A successful operation conducted by the Victoria Joint Organised Crime Task Force (JOCTF) has resulted in charges being laid against one Malaysian and seven Australian citizens for drug offences, and the seizure of approximately 275 kilograms of crystal methamphetamine, with a street value of around $275 million.
The multi-agency operation commenced in February in Melbourne following intelligence identifying this syndicate as being allegedly responsible for the importation of illicit drugs into Australia.
Subsequent investigations identified a number of shipping consignments linked to this syndicate.
Three shipping containers were intercepted and were searched by authorities. Approximately 275kg of crystal methamphetamine was secreted under the floorboards of three shipping containers
As part of a controlled operation, the containers were delivered last week to an industrial estate in Bayswater.
Subsequently, a number of people accessed the containers and search warrants were executed in the Melbourne suburbs of South Yarra, Braybrook, Bayswater, Brunswick, Box Hill and Glen Waverley.
This is the biggest methamphetamine seizure in Victoria this year.
The eight men are aged between 24 and 34. Three were charged with commercial drug importation offences and the five others were charged with attempting to possess and trafficking a large commercial quantity of methylamphetamine.
The maximum penalty is life imprisonment.
Investigations remain ongoing and further charges have not been ruled out.
This seizure and arrests are the result of a four-month investigation by the JOCTF, with the assistance of AUSTRAC. Today’s results bring the total seizures for this investigation to more than 300kg of methamphetamine and $1 million cash.
During this operation the AFP worked with Chinese authorities on Taskforce Blaze, which investigates criminal syndicates trafficking ice to Australia and internationally.
Australian Federal Police Assistant Commissioner Ian McCartney, National Manager Organised Crime and Cyber, commended the efforts of police and partner agencies for their effective collaboration.
“The persistence and dedication of police and partner agencies has seen the interception and future destruction of more than two and a half million hits of this insidious drug,” Assistant Commissioner McCartney said.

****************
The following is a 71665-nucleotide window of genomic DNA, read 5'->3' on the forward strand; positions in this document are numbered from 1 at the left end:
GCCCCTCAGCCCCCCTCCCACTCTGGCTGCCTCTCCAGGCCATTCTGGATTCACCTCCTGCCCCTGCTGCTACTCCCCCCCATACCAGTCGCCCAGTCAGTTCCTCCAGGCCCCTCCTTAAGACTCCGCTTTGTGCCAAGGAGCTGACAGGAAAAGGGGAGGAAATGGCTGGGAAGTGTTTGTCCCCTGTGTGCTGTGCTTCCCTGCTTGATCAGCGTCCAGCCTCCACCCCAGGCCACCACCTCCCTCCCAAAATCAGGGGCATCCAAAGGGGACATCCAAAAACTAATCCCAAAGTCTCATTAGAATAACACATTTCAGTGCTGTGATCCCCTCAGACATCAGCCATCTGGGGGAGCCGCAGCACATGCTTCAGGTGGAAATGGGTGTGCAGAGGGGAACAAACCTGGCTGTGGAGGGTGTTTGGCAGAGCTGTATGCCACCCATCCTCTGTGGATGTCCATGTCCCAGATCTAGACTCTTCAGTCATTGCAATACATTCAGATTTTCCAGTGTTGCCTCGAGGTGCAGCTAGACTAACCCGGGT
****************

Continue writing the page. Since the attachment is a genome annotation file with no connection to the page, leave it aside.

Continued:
“We will be relentless in our pursuit of organised crime. This result is a clear example of what the combined powers of all of our agencies can achieve.”
Victoria Police Assistant Commissioner Crime Command Stephen Fontana said that the combined power of a multi-agency approach is invaluable in targeting these types of syndicates however what must be turned around is the continual demand for illicit substances.
“I am so proud of the tireless work of our members but what we are looking at is an ever increasing demand for illicit drugs,” Assistant Commissioner Fontana said.
“As long as there is demand, there will be a market which in turn cannot be measured in the harm transferred through to our community, our families and our loved ones.
“Further addiction, road trauma, violent and volume crime, domestic violence, all of us, are affected by an insidious revolving cycle.”
Acting Australian Border Force Assistant Commissioner Strategic Border Command, Tim Fitzgerald said this latest seizure is significant, not just for its weight, but for the fact it was targeted and uncovered as a result of intelligence developed and shared between agencies.
“The ABF will continue to work closely with our law enforcement partners, using our officers’ expertise and deploying our full suite of detection technologies to intercept these dangerous drugs and stop them entering Australia,” acting Assistant Commissioner Fitzgerald said.
“These drugs cause significant harm to Australian communities and families and the ABF is proud of our role in helping to keep these dangerous drugs off our streets.”.”
Australian Criminal Intelligence Commission National Manager Operational Strategy, Richard Grant, said the profitability and success of serious and organised crime comes at a cost for individuals, families, the community, government and ultimately to all Australians.
“This operation has not only prevented the misery and harm caused by 2.75 million street deals of methamphetamine, it has also prevented the diversion of millions of dollars away from the legitimate economy,” Mr Grant said.
John Visser, National Manager International of Australia’s financial intelligence agency AUSTRAC, said his agency is working closely with law enforcement partners to protect the Australian community and our economy from the harm of criminal syndicates.
“AUSTRAC’s intelligence and analysis has been central to supporting the joint investigation and identifying the main offenders, tracking down other entities of interest and following the money trail associated with the criminal activities,” Mr Visser said.
The Victoria JOCTF is a team of specialists from the Australian Federal Police (AFP), Victoria Police (VicPOL), the Australian Criminal Intelligence Commission (ACIC) and Australian Border Force (ABF).